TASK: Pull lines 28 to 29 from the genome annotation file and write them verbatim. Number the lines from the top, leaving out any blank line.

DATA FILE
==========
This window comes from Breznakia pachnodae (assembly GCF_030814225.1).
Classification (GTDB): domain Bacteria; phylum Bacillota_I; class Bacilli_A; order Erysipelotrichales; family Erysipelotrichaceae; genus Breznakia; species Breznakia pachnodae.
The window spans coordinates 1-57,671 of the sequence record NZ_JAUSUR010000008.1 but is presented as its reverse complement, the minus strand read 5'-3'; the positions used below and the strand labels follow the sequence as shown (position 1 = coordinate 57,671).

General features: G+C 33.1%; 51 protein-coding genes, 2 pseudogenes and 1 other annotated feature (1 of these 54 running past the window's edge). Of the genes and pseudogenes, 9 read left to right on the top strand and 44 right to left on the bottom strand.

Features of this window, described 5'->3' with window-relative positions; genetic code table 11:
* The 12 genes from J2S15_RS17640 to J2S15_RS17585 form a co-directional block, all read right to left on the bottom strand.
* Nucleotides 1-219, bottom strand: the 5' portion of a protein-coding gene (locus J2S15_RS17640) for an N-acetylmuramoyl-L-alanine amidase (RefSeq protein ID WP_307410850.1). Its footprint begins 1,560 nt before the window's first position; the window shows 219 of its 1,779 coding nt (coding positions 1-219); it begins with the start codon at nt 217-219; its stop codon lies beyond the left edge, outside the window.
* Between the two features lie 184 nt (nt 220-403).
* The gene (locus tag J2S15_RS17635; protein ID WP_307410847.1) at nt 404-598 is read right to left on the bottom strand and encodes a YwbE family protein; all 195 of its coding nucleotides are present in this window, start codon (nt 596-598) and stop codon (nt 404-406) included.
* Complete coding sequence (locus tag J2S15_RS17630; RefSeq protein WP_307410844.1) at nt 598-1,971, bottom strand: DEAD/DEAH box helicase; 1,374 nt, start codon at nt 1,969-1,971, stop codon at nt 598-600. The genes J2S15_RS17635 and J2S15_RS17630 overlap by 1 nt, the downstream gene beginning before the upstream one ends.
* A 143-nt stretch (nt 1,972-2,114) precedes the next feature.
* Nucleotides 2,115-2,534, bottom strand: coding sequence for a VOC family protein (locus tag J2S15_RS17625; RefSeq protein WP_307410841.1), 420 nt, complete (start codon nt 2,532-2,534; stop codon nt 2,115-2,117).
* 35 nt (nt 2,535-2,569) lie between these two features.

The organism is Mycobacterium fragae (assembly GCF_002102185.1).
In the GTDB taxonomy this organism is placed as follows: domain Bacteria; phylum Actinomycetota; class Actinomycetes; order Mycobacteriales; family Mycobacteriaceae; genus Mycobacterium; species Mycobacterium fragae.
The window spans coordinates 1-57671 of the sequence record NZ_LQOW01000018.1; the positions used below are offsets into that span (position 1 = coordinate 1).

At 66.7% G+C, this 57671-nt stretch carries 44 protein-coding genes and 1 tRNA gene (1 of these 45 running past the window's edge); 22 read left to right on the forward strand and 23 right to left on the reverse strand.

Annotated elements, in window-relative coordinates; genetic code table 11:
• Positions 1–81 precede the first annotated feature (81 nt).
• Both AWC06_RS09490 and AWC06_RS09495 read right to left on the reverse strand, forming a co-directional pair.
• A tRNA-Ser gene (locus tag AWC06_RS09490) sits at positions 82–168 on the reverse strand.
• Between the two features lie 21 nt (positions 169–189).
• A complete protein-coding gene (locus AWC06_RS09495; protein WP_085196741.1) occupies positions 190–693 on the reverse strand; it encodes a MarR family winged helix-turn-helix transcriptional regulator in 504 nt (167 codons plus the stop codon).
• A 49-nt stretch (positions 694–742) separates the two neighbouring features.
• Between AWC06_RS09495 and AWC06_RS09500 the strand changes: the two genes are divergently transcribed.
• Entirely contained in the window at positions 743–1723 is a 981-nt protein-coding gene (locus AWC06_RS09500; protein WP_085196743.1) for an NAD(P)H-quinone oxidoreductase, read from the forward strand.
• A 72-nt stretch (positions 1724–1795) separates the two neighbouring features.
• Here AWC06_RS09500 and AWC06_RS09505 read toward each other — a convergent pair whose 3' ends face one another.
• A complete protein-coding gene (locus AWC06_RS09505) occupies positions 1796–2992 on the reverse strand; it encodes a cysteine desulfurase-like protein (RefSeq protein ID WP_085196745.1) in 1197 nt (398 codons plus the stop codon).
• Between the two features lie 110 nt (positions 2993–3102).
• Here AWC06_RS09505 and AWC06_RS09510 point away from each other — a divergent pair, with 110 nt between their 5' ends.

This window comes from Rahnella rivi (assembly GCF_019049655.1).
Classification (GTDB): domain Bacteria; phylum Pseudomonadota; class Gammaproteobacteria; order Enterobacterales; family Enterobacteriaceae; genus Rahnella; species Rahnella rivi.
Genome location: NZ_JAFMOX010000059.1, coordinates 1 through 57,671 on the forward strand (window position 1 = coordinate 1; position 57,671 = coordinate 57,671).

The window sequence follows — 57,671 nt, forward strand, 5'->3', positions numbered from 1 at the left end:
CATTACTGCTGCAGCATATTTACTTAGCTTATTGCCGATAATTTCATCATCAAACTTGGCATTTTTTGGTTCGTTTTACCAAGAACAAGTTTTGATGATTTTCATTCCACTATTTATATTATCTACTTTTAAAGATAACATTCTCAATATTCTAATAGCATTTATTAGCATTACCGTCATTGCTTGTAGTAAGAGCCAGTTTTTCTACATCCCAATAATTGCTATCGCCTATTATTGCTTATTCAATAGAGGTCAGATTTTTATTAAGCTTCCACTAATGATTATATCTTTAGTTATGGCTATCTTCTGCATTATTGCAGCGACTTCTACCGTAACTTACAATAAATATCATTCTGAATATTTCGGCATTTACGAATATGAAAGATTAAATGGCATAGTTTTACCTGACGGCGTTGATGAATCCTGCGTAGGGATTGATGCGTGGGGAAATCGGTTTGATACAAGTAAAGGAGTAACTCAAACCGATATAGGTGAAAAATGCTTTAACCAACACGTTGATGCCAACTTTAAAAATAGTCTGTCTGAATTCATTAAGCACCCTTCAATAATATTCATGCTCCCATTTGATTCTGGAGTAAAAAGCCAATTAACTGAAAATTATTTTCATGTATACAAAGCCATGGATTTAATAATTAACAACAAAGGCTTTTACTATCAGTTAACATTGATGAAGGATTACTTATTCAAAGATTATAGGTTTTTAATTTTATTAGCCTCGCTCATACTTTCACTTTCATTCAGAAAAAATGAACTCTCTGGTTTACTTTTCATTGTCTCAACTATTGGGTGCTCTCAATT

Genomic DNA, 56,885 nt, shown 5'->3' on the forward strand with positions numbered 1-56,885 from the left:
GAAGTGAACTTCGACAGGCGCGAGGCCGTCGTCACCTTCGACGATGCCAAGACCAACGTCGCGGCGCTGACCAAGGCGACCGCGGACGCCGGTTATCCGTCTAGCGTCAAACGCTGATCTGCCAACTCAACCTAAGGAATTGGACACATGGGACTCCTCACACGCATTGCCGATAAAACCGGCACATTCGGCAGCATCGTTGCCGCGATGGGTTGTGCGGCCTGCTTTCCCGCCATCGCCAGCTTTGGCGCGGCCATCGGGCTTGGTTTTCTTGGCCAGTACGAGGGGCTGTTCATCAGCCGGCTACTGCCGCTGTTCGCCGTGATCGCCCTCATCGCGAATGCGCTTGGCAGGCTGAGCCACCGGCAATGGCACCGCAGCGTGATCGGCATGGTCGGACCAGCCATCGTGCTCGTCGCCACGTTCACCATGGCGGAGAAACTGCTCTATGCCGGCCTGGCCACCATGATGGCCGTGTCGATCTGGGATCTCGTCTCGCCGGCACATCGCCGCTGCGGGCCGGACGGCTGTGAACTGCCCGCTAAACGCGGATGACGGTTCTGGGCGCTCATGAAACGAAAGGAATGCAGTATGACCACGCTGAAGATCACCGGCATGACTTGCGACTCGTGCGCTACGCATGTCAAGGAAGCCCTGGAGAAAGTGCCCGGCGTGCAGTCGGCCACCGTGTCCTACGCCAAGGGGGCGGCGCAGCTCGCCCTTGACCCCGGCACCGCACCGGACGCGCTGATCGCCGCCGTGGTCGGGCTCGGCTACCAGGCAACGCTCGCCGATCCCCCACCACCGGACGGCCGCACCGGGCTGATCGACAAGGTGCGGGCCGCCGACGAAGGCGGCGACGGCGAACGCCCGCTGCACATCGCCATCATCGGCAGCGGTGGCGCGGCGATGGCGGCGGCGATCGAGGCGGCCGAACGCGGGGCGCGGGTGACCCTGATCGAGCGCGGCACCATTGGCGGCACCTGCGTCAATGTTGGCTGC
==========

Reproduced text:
• Here AWC06_RS09500 and AWC06_RS09505 read toward each other — a convergent pair whose 3' ends face one another.
• A complete protein-coding gene (locus AWC06_RS09505) occupies positions 1796–2992 on the reverse strand; it encodes a cysteine desulfurase-like protein (RefSeq protein ID WP_085196745.1) in 1197 nt (398 codons plus the stop codon).